Next up is our self-rescuing princess Connie Elliot:

Little Red and her wolf, from Fairy Tales by Charles Perreault (Clarke, 1922)

Little Red and her wolf, from Fairy Tales by Charles Perreault (Clarke, 1922)

Cinderella. Oh, dear Heaven, I am sick and tired of damsel-in-distress stories where the heroine needs someone else to save her. In many ways, Cinderella is often presented as a person without her own power. Others have to come in and somehow save or elevate her. Really? Do we need to see this again?

All that said, I have seen it done really well once, in the movie “Ever After” where the heroine, played by Drew Barrymore, gets by with a little help from her friends.

The last staff member who took a stab at this week’s question is the gracious Amanda Fuesting:

From an old French fairy tale

From an old French fairy tale

I have been reading fairy tales forever, and prefer all of them in their original versions. I grew up on Grimm’s Fairy Tales, and found myself sorely disappointed by Disney for almost everything but the artwork. The Disney version of Sleeping Beauty remains my favorite movie for the sole reason that the artwork is phenomenal. That said, I don’t think anyone should make another version of Cinderella ever again for any reason at all. I am sick to death of it. It’s always poorly done, and always made for dazzle rather than substance.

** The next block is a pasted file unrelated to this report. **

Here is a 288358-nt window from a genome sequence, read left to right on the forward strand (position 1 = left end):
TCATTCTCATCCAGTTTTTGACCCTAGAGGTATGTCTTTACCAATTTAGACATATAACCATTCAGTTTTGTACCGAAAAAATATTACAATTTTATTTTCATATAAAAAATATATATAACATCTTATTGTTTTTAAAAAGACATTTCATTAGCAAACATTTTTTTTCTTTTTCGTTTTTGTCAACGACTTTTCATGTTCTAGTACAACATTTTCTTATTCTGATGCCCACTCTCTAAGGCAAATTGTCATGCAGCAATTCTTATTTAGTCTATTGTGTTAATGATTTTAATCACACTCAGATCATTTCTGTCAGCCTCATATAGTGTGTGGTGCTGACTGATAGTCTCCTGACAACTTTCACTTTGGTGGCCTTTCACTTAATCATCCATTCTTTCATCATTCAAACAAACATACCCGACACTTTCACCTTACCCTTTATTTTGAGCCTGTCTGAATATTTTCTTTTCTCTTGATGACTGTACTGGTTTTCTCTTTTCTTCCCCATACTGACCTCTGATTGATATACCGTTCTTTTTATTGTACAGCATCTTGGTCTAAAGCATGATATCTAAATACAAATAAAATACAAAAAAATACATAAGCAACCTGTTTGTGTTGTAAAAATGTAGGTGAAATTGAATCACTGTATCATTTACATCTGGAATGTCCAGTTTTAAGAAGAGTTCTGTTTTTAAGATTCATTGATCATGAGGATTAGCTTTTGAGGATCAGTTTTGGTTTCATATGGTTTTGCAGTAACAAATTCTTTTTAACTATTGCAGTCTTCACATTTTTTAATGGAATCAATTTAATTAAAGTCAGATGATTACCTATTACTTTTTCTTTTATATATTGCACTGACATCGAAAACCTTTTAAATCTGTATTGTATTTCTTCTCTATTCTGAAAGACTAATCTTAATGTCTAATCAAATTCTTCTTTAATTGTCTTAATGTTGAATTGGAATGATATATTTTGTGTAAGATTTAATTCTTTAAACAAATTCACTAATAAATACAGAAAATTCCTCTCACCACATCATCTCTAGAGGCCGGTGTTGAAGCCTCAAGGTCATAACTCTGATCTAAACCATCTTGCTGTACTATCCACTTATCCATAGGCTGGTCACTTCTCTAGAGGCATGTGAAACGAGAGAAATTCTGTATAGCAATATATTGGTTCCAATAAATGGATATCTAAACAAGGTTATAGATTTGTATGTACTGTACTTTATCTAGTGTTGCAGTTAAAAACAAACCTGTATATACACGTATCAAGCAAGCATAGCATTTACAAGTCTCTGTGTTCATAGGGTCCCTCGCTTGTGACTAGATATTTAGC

I don’t particularly mind the Disney movies, as I now recognize that they’re targeted at a specific audience, and usually try to keep at least a little bit of the flavor of the original story. They never really get the details right, but I doubt parents these days would be particularly happy if Disney made the movies anywhere close to the original stories in detail. I really like the television show, Grimm. It’s entertaining and brings a lot of the fairly creatures and characters to life, often in fairly humorous ways.   There’s a lot of attempts to re-make fairy takes these days, and they often fall flat for people who actually read the stories. (I’m looking at you, Once Apon A Time.)